125 © 2002 Hans Uszkoreit VL CL S UMMARIZATION Hypermedia, in computer science, the integration of graphics, sound, video, or any combination into a primarily associative system of information storage and retrieval. Hypermedia, especially in an interactive format where choices are controlled by the user, is structured around the idea of offering a working and learning environment that parallels human thinking˘that is, an environment that allows the user to make associations between topics rather than move sequentially from one to the next, as in an alphabetic list. The term hypertext was coined in 1965 by Ted Nelson to describe documents, as presented by a Computer, that express the nonlinear structure of ideas, as opposed to the linear format of books, film, and speech. The term hypermedia, more recently introduced, is nearly synonymous but emphasizes the nontextual components of hypertext, such as animation, recorded sound, and video. Hypermedia topics are thus linked in a manner that allows the user to jump from subject to related subject in searching for information. For example, a hypermedia presentation on navigation might include links to such topics as astronomy, bird migration, geography, satellites, and radar. If the information is primarily in text form, the product is hypertext; if video, music, animation, or other elements are included, the product is hypermedia. Microsoft (R) Encarta. Copyright (c) 1993 Microsoft Corporation. Corporation tying count of the original complaint. Instead, it said it wants to investigate developments in the industry since the trial concluded and evaluate whether additional conduct-related provisions are necessary, especially in the absence of a breakup. In a statement issued Thursday morning, the Justice Department said it had taken these positions in an effort to "streamline the case with the goal of securing an effective remedy as quickly as possible. Instead of a breakup, the Justice Department said it will ask that Microsoft have certain restrictions placed on its conduct modeled on those the original trial judge imposed on the company in June 2000 but were postponed pending the appeal. In his original order, Judge Jackson imposed a series of restrictions on Microsoft's business practices which were to be effective as the companymoved to split its business in two. Among the conduct remedies Judge Jackson originally imposed were: prohibiting Microsoft from punishing hardware and software companies working on competing products; prohibiting it from favoring computer companies and software developers that helped Microsoft exclude competitors; makers under uniform prices and terms according to a publicly available schedule; and barring Microsoft from interfering with the way PC makers set up startup screens, this Windows desktop preferences, and Internet connection wizards. Since the appeals court first handed down its ruling in the case, Microsoft repeatedly has expressed its Hypermedia, in computer science, the integration of graphics, sound, video, or any combination into a primarily associative system of information storage and retrieval. Hypermedia, especially in an interactive format where choices are controlled by the user, is structured around the idea of offering a working and learning environment that parallels human thinking˘that is, an environment that allows the user to make associations between topics rather than move sequentially from one to the next, as in an alphabetic list. The term hypertext was coined in 1965 by Ted Nelson to describe documents, as presented by a Computer, that express the nonlinear structure of ideas, as opposed to the linear format of books, film, and speech. The term hypermedia, more recently introduced, is nearly synonymous but emphasizes the nontextual components of hypertext, such as animation, recorded sound, and video. Hypermedia topics are thus linked in a manner that allows the user to jump from subject to related subject in searching for information. For example, a hypermedia presentation on navigation might include links to such topics as astronomy, bird migration, geography, satellites, and radar. If the information is primarily in text form, the product is hypertext; if video, music, animation, or other elements are included, the product is hypermedia. Microsoft (R) Encarta. Copyright (c) 1993 Microsoft Corporation. Copyright (c) 1993 Funk & Wagnall's Corporation September 6, 2001: 4:39 p.m. ET No Microsoft breakup:... The U.S. Justice Department said Thursday it will not ask that Microsoft be broken in two... The U.S. Court of Appeals for the District of Columbia in late June had overturned a lower court's order it upheld the lower court's conclusion that Microsoft has a monopoly in the market for computer operating systems and maintains that monopoly power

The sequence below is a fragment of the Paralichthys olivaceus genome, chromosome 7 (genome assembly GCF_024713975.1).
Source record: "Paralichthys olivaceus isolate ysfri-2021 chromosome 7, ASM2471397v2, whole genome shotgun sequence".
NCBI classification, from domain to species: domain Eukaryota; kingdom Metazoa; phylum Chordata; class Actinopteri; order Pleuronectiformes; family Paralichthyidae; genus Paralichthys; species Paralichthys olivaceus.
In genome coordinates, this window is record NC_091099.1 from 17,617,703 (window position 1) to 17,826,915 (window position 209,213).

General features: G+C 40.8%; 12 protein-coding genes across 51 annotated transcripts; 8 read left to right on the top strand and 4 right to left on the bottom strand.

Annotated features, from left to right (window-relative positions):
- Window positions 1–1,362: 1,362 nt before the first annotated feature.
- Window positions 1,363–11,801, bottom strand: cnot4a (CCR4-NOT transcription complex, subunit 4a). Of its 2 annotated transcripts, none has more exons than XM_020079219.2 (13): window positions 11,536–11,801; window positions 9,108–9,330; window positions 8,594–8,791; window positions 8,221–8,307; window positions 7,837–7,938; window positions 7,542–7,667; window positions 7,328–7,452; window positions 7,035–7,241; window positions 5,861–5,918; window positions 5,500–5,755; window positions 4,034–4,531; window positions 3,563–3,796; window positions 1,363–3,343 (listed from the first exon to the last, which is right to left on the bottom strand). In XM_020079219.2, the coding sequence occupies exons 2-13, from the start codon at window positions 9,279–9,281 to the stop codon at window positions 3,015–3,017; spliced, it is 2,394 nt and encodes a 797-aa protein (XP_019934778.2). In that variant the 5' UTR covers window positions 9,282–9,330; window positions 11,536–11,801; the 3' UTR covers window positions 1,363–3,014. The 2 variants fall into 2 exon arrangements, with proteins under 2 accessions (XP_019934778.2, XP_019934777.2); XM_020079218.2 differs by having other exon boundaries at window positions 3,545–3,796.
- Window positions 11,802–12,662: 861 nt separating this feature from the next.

126 © 2002 Hans Uszkoreit VL CL I NFORMATION E XTRACTION proper names: persons, companies, places... special expressions: dates, prices, percentages simple relations: company - location, product - price complex relations: accident affected parties cause time place damage answers to questions: Where is the headquarter of IBM?

127 © 2002 Hans Uszkoreit VL CL I NFORMATION E XTRACTION Bremen, , wiwo: Lagersoftware weiter im Aufwind Die Bremer Firma Trade Consult hat auf einer Pressekonferenz in Hannover die Version 2.0 ihrer erfolgreichen Lagerverwaltungssoftware Store Age vorgestellt... Die neue Version ermöglicht jetzt auch... Auf der Pressekonferenz gab Geschäftsführer Franz Merleback auch die Umsatzzahlen der Softwareschmiede für das 3. Quartal bekannt. Wurden im zweiten Quartal bereits über 30 Millionen Mark umgesetzt, so konnte Merleback jetzt das stolze Ergebnis von 42,5 Millionen verkünden....

128 © 2002 Hans Uszkoreit VL CL I NFORMATION E XTRACTION Bremen, , wiwo: Lagersoftware weiter im Aufwind Die Bremer Firma Trade Consult hat auf einer Pressekonferenz in Hannover die Version 2.0 ihrer erfolgreichen Lagerverwaltungssoftware Store Age vorgestellt... Die neue Version ermöglicht jetzt auch... Auf der Pressekonferenz gab Geschäftsführer Franz Merleback auch die Umsatzzahlen der Softwareschmiede für das 3. Quartal bekannt. Wurden im zweiten Quartal bereits über 30 Millionen Mark umgesetzt, so konnte Merleback jetzt das stolze Ergebnis von 42,5 Millionen verkünden....

129 © 2002 Hans Uszkoreit VL CL IE R ESULT Firma 96Q Q1 97Q2 97Q3 97Q Diff ComSoft 120Mio 110Mio -10 Mio Trade Consult 30 Mio 42,5Mio 12,5 Mio Z&M 71,0Mio